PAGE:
Back to This Week's Parsha | Previous Issues
Torah Attitude: Parashas Lech Lecha: Testing, testing, can you hear Me?
Before Abraham the world was in a very poor state. Human beings cannot measure the ability of others without first administering a test. G’d does not need tests to measure our ability. G’d wanted to demonstrate to the world how great was Abraham’s love for G’d. Offspring inherit both the spiritual and physical makeup of their ancestors. From Abraham the Jewish people inherited our love for the Holy Land. “Whatever G’d does is for the good” is an attitude that the Jewish people have inherited from Abraham. We have inherited the ability to withstand difficult tests from our father Abraham.
After the Great Flood that destroyed the world except for Noah and those on the ark with him, and after the Tower of Babel when G’d confused the one language and scattered everyone over the face of the earth, the world was in a very poor state. Since the days of Enosh, idol worship had become the accepted norm and almost everyone had forgotten about G’d. And then came Abraham, our forefather, who with his unbelievable courage and lovingkindness restored G’d’s relationship with the world.
The Mishna says in Pirkei Avos (5:4), “Our forefather Abraham was tested with ten tests and he withstood them all to show how great was Abraham’s love for G’d”. In general, a test is given to someone to measure the ability to perform a certain task. For example, if a person wishes to attend a prestigious school, there is an entrance examination to see how the person will handle this test. A high score on the entrance examination is used as a measure to confirm that someone has the necessary ability to perform well at the school. In the absence of prophecy or other spiritual gifts, human beings cannot measure the ability of others without first administering a test.
Nothing is hidden from G’d
But G’d knows each of us better than we know ourselves. Nothing is hidden from G’d. All of our thoughts and actions in the past, present and future are known to G’d. When G’d puts a person to a test, G’d knows the results even before the person performs the test. G’d does not need tests to measure our ability.
Abraham’s great love for G’d
G’d did not test Abraham ten times to see how he would perform. This is apparent from the fact that G’d did not wait to choose Abraham as the patriarch of the Jewish people until after the tests. As it says in Nehemiah (9:10-11), “it is You G’d who chose Abram, brought him out of Ur Kasdim and made his name Abraham”. G’d chose Abraham and then tested him because G’d wanted to demonstrate to the world how great was Abraham’s love for G’d. (G’d changed Abram’s name to Abraham after informing him that he will father a multitude of nations (Bereishis 17:4-4).
Rav Chaim Volozhiner points out an additional purpose of Abraham’s ten tests. When a righteous person toils and overcomes a test, he transmits to future generations the ability to build upon what already was accomplished. Offspring inherit both the spiritual and physical makeup of their ancestors. As King Solomon says in Proverbs (20:7), “the righteous person walks in his integrity, ‘blessed’ are his children after him.” They are blessed because the righteous path has already been paved for them. The offspring do not have to exert nearly as much effort to raise themselves to spiritual heights, as they stand on the shoulders of their righteous ancestors.
The Holy Land
Rav Chaim Volozhiner continues pointing out that the Jewish people have been exiled from our homeland for almost 2000 years. Nevertheless, the yearning to return to the Holy Land was never extinguished. Throughout the generations Jews endured unthinkable hardships to fulfil their dream of living in the land of our ancestors. Simple nationalism would not have lasted for 2000 years. There is a Holy Bond between the Holy Land and the Holy Nation. We inherited this bond from our patriarch Abraham. In this week’s Torah portion, G’d commands Abram, “Leave your land, your relatives, your father’s house, to go to the land that I will show you” (Bereishis 12:1). Abraham passed this difficult test, leaving his whole life behind him to venture to an unknown land. The Holy Land was given by G’d to Abraham. The Jewish people inherited love for the Holy Land from Abraham and this Holy Bond continues to be passed down by generation to generation.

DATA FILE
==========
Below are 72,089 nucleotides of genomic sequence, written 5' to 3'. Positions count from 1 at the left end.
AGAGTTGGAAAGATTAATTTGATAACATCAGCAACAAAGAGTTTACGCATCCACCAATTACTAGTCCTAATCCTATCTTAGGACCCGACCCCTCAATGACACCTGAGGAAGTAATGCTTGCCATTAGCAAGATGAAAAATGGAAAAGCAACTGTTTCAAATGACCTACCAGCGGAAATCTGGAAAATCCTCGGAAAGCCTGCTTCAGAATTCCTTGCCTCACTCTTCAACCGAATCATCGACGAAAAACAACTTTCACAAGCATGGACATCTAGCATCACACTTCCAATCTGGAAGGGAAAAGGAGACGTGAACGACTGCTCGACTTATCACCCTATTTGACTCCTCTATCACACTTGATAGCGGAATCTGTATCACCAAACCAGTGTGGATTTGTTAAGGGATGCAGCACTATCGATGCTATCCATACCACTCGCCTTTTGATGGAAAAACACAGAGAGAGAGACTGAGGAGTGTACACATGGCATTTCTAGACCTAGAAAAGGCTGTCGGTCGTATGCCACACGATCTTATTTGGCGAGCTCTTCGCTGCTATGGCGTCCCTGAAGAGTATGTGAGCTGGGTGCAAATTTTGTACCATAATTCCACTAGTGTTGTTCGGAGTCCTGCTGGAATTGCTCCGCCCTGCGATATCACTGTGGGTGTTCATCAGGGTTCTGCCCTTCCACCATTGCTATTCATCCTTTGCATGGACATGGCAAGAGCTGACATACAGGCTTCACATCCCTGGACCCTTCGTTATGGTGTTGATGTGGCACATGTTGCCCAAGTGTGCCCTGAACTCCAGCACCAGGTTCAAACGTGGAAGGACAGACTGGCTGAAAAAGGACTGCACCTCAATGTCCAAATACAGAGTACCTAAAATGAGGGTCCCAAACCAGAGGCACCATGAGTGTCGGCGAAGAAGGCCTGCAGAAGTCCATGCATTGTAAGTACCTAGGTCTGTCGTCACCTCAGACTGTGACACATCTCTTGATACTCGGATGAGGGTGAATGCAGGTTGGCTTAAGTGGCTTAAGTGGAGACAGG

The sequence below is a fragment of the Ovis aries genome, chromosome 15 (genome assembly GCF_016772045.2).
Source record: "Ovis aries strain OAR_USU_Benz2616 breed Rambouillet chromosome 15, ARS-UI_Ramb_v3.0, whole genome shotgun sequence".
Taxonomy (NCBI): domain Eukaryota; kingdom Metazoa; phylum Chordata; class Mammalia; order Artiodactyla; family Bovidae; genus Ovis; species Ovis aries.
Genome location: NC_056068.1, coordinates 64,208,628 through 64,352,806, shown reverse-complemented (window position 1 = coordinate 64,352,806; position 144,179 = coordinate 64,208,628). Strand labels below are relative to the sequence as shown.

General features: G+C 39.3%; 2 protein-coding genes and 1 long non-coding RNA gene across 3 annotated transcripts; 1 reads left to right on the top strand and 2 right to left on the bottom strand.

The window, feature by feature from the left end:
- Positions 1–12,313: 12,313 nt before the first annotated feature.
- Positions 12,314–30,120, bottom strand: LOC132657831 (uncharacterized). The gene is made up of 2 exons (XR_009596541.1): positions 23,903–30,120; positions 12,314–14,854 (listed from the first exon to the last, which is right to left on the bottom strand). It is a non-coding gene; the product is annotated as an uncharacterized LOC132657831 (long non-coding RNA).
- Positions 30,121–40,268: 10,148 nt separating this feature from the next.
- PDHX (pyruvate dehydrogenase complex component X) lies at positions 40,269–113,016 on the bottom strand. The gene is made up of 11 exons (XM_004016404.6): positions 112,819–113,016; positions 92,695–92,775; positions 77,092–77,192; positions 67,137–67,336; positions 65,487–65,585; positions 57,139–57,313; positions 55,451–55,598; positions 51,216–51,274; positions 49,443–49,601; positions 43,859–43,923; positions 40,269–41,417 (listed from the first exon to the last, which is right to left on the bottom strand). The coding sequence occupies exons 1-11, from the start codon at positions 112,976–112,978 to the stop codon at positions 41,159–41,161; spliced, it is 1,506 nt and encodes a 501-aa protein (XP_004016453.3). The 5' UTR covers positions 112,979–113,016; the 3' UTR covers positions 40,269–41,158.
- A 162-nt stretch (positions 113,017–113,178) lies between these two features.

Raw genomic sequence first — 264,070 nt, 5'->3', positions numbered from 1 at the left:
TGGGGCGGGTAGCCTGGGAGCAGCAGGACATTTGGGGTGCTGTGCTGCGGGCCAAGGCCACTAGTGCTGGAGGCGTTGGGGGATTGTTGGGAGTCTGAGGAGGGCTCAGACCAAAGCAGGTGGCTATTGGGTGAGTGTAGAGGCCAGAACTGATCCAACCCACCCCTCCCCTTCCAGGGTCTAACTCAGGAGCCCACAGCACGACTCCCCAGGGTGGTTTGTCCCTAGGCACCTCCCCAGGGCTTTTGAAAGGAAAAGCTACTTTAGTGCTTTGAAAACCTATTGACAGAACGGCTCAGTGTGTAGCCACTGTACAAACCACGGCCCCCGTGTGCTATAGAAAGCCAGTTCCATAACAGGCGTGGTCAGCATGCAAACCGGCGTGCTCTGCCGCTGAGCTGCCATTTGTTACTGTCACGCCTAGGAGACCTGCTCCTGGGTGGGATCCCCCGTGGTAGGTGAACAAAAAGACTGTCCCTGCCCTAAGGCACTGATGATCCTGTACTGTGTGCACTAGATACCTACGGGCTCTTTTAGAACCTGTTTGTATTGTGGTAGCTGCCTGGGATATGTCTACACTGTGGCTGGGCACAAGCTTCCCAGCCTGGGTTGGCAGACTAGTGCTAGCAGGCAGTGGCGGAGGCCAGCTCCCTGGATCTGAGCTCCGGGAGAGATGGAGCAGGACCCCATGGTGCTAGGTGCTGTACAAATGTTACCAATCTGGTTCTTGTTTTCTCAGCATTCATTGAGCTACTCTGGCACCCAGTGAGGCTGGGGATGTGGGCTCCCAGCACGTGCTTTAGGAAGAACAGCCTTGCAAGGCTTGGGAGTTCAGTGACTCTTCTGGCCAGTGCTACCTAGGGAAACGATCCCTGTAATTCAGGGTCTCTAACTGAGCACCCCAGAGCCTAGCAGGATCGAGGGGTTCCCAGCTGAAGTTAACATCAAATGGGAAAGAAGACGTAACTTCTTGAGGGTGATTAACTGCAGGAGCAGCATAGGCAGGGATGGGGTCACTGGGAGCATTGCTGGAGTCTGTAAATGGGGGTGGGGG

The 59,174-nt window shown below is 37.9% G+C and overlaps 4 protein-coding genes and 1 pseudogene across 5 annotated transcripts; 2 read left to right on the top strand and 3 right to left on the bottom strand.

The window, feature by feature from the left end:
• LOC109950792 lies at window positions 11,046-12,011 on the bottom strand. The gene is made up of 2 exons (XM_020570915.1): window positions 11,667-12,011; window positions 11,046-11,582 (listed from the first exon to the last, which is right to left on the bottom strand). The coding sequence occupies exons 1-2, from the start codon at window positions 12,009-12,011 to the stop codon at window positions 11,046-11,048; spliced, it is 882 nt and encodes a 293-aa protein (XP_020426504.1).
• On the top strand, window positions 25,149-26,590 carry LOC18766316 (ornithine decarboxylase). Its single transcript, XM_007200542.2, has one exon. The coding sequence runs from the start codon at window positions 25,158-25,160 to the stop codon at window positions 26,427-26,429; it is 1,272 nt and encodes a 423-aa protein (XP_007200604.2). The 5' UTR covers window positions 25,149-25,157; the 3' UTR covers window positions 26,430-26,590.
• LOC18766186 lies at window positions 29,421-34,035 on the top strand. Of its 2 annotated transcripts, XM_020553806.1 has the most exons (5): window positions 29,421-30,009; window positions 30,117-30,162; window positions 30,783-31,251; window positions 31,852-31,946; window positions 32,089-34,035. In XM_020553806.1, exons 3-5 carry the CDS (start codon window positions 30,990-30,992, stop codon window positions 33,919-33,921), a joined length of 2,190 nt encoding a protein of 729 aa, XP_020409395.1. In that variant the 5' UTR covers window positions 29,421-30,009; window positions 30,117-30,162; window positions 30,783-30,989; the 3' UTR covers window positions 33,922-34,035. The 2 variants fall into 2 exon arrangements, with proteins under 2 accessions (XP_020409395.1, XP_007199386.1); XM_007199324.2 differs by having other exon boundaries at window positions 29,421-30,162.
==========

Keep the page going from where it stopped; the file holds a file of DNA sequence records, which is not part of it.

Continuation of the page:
Trust in G’d
The Jewish people have had the ability to withstand tremendous hardships throughout their long and bitter exile and to exclaim that whatever G’d does is for the best. When things apparently seemed to be bad, even simple Jews with their strong faith and trust in G’d, knew that this was another hardship and test sent by G’d. Again, we inherited this trust in G’d from another of Abraham’s tests. G’d commanded Abraham to go to the Holy Land. Soon after he arrived, there was a severe famine and Abraham had to descend to Egypt for food (Bereishis 12:10). Rather than to question G’d’s wisdom of originally sending him to a land where there was no food, Abraham trusted G’d. “Whatever G’d does is for the good” (Berachot 60b) is an attitude that the Jewish people have inherited from Abraham. With this inheritance, we have survived persecution, pogroms, and other horrible atrocities. When we trust G’d with our lives we stand on the shoulders of our father Abraham.
These are difficult times. The world at large and the Jewish people in particular are going through hardships and difficulties. We have inherited the ability to withstand difficult tests from our father Abraham. May we overcome our tests by strengthening our faith and trust in G’d, just as Abraham passed his tests so many years ago.
These words were based on a talk given by Rabbi Avraham Kahn, the Rosh Yeshiva and Founder of Yeshivas Keser Torah in Toronto.
Shema Yisrael Torah Network